The ancient settlement, which most likely was fortified, was founded by some citizens of Messambria c. 4th – 3rd c. BC, though probably on the same site existed and earlier – Thracian village, evidenced by a few isolated archaeological finds of earlier periods discovered in the modern town. The Ancient one did not have a particular importance during the Hellenistic period (late 4th -1st c. BC), which is evidenced by scarce findings from that time. The surrounding lands were possibly cultivated with some level of husbandry for supplying the inhabitants of the town. After AD 45, it was included in the Roman Province of Thrace and became a road station (mansio) on the important road running along the Western Black Sea coast: from Histria at Danube Mouth to Byzantion on the Bosporus. For some reasons on a high terrace above the sea there has been built a big temple dedicated to Jupiter, which seemingly has become very popular in the area. The huge marble architectural details (capitals, architraves, etc.) found on the site indicated that it was not the work of Naulochos residents, but this was rather an imperial idea completed c. 2nd – 3rd c. AD. The most possible date when the town changed its name to Templum Iovis is during that period. Archaeological findings dated to the 1st – 3rd c. AD (sarcophagi, marble inscriptions, ceramics and other) indicated that there was a population of wealthy citizens, who were engaged not only in agriculture or fishing, but as well with husbandry and trade. During contemporary civil engineering works in Late 20th-eraly 21st centuries there have been detected the remains of large Roman baths. Most likely during the Late Antiquity 9c. 4t-5th c. AD) new fortress walls have been erected and the temple of Jupiter was either demolished or heavily reconstructed as on its site was built a large Early Christian basilica with very rich marble decoration inside. Its huge marble capitals – over 1 meter wide indicated a very impressive civil engineering achievement, perhaps during the reign of Emperor Justinian І (6th c. AD). This is a sign that the importance of Naulochos (?) as a strategic stronghold for the defense of Haemus (Balkan Mountains) East-most section and the coastal road increased.  Probably during that period the town changed again its name for the first one known. It seems that the fortification was seized and heavily destroyed during the Avars- and Slavs incursions at the end of 6th – beginning of 7th c. AD. Probably during the first half of 8th century, when this part of the Balkan Peninsula was incorporated into the Bulgarian Kingdom, the low seaside along the bay was especially defended by a long ca 2 m high earthwork rampart. It was designed to protect the valley and the two river courses there from possible landings of Byzantine military troops brought here by sea by the imperial fleet. The flat area there is very suitable for landing. Maybe in that time a limited garrison was stationed in the nearby ruins of the ancient fortification for watching and maintaining the rampart.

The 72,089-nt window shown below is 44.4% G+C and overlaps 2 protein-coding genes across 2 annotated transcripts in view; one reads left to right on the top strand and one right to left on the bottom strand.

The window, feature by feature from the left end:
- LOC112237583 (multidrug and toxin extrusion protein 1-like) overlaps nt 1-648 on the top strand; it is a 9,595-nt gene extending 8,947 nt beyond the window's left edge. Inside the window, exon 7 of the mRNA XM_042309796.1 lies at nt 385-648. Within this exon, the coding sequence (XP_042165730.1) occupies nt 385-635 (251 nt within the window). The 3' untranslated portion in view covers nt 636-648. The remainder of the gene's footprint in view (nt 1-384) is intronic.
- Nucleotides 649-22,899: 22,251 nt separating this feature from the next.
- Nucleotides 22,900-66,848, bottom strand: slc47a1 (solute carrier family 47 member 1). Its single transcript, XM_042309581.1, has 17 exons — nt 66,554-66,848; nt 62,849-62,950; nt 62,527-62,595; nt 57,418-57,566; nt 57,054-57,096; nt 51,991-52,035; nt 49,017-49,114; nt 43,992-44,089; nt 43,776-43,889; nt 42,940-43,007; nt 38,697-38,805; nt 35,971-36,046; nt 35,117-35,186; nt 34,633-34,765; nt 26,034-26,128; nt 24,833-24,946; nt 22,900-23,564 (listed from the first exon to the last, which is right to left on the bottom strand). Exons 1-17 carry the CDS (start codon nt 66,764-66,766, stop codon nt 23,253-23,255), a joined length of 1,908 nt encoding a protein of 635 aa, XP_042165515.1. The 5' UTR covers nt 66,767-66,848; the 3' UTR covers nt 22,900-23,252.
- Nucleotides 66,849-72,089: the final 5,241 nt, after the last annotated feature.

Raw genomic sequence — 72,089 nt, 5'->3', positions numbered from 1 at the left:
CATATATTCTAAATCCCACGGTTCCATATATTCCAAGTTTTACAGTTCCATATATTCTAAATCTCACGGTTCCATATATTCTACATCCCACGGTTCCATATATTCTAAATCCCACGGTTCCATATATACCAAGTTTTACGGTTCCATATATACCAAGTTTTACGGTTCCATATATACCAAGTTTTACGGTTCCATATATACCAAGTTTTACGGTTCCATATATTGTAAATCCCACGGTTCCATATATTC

During the 13th century on the heights North-West of the ancient city a big fortress was erected by the Bulgarian state, which was named Kozyak. It is mentioned for first time in the 1305 poem by Manuel Files narrating the campaign of the Byzantine military leader Michael Glavas Tarchaneiotes in 1278: ... He took the entire lands of Emona. He was master of the fortress and town of Kozyak….